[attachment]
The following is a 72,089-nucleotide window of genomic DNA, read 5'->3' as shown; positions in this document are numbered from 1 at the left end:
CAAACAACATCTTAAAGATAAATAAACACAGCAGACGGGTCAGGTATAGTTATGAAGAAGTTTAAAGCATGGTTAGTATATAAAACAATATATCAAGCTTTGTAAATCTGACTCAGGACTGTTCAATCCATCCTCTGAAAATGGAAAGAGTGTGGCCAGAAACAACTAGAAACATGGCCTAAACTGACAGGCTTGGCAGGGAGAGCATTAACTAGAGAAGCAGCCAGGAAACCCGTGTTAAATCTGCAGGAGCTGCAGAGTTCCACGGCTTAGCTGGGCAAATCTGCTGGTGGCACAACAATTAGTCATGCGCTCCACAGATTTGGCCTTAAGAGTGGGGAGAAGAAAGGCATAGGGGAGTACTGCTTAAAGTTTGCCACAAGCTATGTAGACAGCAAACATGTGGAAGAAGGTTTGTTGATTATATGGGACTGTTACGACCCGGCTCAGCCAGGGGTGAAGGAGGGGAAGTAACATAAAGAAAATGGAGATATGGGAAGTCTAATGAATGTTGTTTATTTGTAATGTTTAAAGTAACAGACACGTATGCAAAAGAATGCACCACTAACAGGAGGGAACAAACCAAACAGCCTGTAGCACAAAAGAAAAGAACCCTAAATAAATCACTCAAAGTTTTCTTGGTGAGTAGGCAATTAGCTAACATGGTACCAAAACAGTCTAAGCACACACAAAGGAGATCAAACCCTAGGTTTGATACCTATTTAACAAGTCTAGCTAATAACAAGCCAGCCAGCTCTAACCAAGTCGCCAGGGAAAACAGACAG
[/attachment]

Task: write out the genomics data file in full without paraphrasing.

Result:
The following is a 72,089-nucleotide window of genomic DNA, read 5'->3' as shown; positions in this document are numbered from 1 at the left end:
CAAACAACATCTTAAAGATAAATAAACACAGCAGACGGGTCAGGTATAGTTATGAAGAAGTTTAAAGCATGGTTAGTATATAAAACAATATATCAAGCTTTGTAAATCTGACTCAGGACTGTTCAATCCATCCTCTGAAAATGGAAAGAGTGTGGCCAGAAACAACTAGAAACATGGCCTAAACTGACAGGCTTGGCAGGGAGAGCATTAACTAGAGAAGCAGCCAGGAAACCCGTGTTAAATCTGCAGGAGCTGCAGAGTTCCACGGCTTAGCTGGGCAAATCTGCTGGTGGCACAACAATTAGTCATGCGCTCCACAGATTTGGCCTTAAGAGTGGGGAGAAGAAAGGCATAGGGGAGTACTGCTTAAAGTTTGCCACAAGCTATGTAGACAGCAAACATGTGGAAGAAGGTTTGTTGATTATATGGGACTGTTACGACCCGGCTCAGCCAGGGGTGAAGGAGGGGAAGTAACATAAAGAAAATGGAGATATGGGAAGTCTAATGAATGTTGTTTATTTGTAATGTTTAAAGTAACAGACACGTATGCAAAAGAATGCACCACTAACAGGAGGGAACAAACCAAACAGCCTGTAGCACAAAAGAAAAGAACCCTAAATAAATCACTCAAAGTTTTCTTGGTGAGTAGGCAATTAGCTAACATGGTACCAAAACAGTCTAAGCACACACAAAGGAGATCAAACCCTAGGTTTGATACCTATTTAACAAGTCTAGCTAATAACAAGCCAGCCAGCTCTAACCAAGTCGCCAGGGAAAACAGACAG